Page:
Dustin Marx is a serial entrepreneur, strategist, human capital thought leader and expert at building and developing high-performing teams.
He is the Co-Founder and CEO of IFM Restoration, a technology-driven marketplace serving the Single-Family Rental and Multifamily sectors. With a first-to-market business model and progressive workplace culture, IFM is disrupting the industry and delivering hassle-free experiences to clients, contractors and residents across the country.
Having traveled to 70 countries, Dustin credits his passion for building teams and investing in people to his broad international cultural experiences. Dustin believes a key to success is personal development and wellness. As a fitness enthusiast who frequently competes in Ironman triathlons and marathons, Dustin combines his competitive drive and team-building ethos into his leadership style.
Where did the idea for IFM Restoration come from?
My co-founder Danny Feldman and I were consulting for a small mom-and-pop contractor. And in that complicated journey, we saw the challenges they experienced as far as organization, demand generation and the challenges to grow cash flow. And what we also heard them say was how critical it was to find really good tradespeople. But conversely, they would refer to the tradespeople as an adversarial resource. And so we saw that as a kind of two-part marketplace. And we said, what happens if you just treated the contractor as the primary customer? They thought it was kind of contrarian and we realized we’re better operators than consultants. So we said we’re going to launch IFM.
What does your typical day look like and how do you make it productive?
I start off very early, around 4 am, and work out first thing. I’ve found I’m much more productive in the morning. So to help myself with my productivity, I journal on a weekly basis and set my key objectives for the week. Then every day I will review the outcomes that I want for that day and how they align with what I want from the week and anything I may have missed on the prior day. I get to the office by 6:30- that’s focus time. Then typically by 8 or 9 o’clock, I take on those actions I need to do. I typically try to be proactive before noon and then reactive after noon. And then I’m asleep before 9 pretty much every day.
How do you bring ideas to life?
This is still a work in progress for me. I’ll share the idea with a few different people in my network just to validate the quality of the idea. From there, I’ll create some reasons why it’s important. Then I’ll speak with the key stakeholders in the execution of this idea.
What’s one trend that excites you?
The single-family rental necessity right now, in relation to a housing shortage. It’s estimated that there’s going to be 13 million additional households by 2030 in the US. That trend, plus Millennials wanting to move out of multifamily units, but not necessarily wanting to buy a house. That’s something really significant for us.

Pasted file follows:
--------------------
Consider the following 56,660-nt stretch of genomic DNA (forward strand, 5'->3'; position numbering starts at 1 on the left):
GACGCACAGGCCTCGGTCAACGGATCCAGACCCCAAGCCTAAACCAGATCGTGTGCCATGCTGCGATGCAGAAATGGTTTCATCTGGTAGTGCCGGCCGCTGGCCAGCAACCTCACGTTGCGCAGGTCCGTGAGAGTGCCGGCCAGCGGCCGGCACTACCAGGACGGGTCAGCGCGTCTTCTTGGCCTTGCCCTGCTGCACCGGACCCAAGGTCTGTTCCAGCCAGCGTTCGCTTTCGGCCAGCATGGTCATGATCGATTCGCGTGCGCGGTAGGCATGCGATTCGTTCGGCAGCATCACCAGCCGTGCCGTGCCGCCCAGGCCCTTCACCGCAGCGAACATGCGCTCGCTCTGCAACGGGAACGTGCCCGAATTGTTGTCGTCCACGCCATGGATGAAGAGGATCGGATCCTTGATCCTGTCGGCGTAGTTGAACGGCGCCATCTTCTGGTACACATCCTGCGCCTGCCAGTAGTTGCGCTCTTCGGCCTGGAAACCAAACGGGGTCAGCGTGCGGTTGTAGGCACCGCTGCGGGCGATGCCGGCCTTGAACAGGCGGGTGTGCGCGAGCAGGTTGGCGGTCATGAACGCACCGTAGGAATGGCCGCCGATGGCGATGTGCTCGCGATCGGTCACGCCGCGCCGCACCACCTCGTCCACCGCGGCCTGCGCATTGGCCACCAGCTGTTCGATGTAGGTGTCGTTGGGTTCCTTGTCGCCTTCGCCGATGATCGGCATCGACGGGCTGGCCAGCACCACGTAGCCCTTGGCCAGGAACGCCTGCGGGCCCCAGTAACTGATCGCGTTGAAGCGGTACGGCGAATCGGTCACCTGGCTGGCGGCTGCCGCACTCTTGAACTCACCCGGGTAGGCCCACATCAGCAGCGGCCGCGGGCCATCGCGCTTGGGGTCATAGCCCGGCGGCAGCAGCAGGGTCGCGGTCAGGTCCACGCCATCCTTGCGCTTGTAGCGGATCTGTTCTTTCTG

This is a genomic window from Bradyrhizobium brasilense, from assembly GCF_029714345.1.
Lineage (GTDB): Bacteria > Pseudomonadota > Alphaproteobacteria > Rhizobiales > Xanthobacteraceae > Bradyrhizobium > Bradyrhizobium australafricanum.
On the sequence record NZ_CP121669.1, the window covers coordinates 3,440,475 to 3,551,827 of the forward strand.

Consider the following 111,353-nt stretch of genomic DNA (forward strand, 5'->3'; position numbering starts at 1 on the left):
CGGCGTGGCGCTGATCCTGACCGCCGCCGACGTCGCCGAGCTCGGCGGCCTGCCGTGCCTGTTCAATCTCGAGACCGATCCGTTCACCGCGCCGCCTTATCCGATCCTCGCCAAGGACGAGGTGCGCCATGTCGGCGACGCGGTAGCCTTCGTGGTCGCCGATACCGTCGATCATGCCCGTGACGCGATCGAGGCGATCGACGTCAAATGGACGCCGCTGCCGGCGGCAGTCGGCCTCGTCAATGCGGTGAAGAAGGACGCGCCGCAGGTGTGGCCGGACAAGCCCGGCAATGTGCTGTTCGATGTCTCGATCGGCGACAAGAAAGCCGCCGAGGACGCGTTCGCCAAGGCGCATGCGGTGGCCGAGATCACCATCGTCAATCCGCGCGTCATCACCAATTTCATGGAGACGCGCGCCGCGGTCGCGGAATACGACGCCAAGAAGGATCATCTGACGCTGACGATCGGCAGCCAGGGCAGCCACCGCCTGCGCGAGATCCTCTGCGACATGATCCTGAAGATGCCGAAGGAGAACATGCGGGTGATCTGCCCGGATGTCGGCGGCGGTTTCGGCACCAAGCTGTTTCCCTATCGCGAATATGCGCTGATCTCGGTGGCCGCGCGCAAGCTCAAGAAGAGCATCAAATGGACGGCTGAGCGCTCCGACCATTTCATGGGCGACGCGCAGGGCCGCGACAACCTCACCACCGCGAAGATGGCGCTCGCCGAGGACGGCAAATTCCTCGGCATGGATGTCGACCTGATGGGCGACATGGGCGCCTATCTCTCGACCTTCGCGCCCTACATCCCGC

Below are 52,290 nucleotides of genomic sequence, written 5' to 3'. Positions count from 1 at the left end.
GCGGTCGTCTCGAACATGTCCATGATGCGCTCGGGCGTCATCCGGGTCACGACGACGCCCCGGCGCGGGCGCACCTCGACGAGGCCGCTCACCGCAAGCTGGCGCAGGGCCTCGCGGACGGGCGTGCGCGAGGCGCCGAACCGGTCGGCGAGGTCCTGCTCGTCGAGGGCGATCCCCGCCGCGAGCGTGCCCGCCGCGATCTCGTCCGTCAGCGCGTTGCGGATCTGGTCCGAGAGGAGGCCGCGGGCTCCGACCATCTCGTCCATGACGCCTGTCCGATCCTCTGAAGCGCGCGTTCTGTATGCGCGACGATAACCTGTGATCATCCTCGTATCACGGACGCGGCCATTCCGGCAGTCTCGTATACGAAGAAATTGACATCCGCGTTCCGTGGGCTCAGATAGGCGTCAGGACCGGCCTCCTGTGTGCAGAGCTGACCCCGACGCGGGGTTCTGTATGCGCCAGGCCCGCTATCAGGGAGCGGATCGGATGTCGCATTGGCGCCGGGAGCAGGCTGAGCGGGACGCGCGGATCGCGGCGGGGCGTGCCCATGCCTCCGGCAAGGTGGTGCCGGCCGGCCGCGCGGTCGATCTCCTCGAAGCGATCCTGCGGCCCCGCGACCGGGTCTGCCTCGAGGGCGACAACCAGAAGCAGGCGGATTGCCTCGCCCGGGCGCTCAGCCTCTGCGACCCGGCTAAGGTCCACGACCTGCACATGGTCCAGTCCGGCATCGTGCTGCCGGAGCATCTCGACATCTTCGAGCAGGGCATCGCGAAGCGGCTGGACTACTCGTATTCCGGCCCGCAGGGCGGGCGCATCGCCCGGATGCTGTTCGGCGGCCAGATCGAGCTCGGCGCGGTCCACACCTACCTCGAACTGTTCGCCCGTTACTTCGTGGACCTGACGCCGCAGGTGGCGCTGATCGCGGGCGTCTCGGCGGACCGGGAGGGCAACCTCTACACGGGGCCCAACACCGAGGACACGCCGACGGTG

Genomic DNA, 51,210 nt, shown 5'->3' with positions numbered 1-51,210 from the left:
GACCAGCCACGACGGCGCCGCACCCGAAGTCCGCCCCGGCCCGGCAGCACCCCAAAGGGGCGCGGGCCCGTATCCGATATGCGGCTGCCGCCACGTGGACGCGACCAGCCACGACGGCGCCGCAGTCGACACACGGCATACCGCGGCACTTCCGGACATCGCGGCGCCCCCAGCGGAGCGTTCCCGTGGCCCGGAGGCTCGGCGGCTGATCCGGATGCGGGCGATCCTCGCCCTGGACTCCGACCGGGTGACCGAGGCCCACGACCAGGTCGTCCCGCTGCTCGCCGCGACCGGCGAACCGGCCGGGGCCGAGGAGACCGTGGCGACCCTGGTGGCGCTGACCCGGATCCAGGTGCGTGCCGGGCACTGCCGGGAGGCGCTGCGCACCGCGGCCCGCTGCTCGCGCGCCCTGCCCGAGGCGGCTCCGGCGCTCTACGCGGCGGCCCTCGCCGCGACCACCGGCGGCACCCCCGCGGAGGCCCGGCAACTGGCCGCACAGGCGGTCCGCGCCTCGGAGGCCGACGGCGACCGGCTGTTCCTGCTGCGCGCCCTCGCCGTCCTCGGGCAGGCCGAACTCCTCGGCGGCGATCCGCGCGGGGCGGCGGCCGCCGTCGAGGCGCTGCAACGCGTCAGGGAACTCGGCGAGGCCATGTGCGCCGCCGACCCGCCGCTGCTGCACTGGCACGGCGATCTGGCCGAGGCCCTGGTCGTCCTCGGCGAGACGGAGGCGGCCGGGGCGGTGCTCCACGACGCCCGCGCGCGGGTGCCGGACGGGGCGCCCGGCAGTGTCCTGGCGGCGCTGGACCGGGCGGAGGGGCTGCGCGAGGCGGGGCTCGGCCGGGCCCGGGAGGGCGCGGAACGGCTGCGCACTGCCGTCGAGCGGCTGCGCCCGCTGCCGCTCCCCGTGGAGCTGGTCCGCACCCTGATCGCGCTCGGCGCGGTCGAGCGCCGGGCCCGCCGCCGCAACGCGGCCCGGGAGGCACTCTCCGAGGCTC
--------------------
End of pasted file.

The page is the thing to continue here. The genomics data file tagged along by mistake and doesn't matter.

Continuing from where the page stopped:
What is one habit of yours that makes you more productive as an entrepreneur?
I love to learn. Just have a real passion for it. Whether that’s listening to podcasts or reading books. I have a goal this year to read 20 business books to help me become a better professional.
What advice would you give your younger self?
Progress, not perfection.
Tell us something that’s true that almost nobody agrees with you on.
With my reports, it’s how fast I want us to move. It is oftentimes way too quick for what people’s comfort level is.
As an entrepreneur, what is the one thing you do over and over and recommend everyone else do?
Self-improvement. Continuous learning. And along with that, take an honest inventory of your strengths and weaknesses.
What is one strategy that has helped you grow your business?
Talk to experts who have been there and done that. I try to replicate a lot of their journey and use their stories to help guide my decisions.
What is one failure you had as an entrepreneur, and how did you overcome it?
Picking people to work with. I have failed so many times in making the wrong hire or choosing the wrong partner. I continue to modify my interview, but I’m also willing to acknowledge a mistake and move on.
What is one business idea that you’re willing to give away to our readers?
A CFO group, similar to EO or Vistage, that is dedicated to the development of CFOs.
What is the best $100 you recently spent? What and why?
I bought a walker for my father. He’s fighting cancer, and mobility is something that’s really critical.
What is one piece of software or a web service that helps you be productive?
The entire Google suite. We’re a Google shop. Everything from Docs to Numbers all the way up to AI is really helpful.
What is the one book that you recommend our community should read and why?
The Great Game of Business by Jack Stack. It simplifies business and helps keep employees focused on critical elements to make sure you are able to have a very strong business. It’s very atypical to the venture high-burn-type company philosophy.
What is your favorite quote?
“Travel is fatal to prejudice, bigotry, and narrow-mindedness, and many of our people need it sorely on these accounts. Broad, wholesome, charitable views of men and things cannot be acquired by vegetating in one little corner of the earth all one’s lifetime.”—Mark Twain
- Look for a marketplace and don’t be afraid of being contrarian.
- Proactive before noon and then reactive after noon.
- Progress, not perfection.
- Focus on self-improvement and continuous learning. Be able to take an honest inventory of your strengths and weaknesses.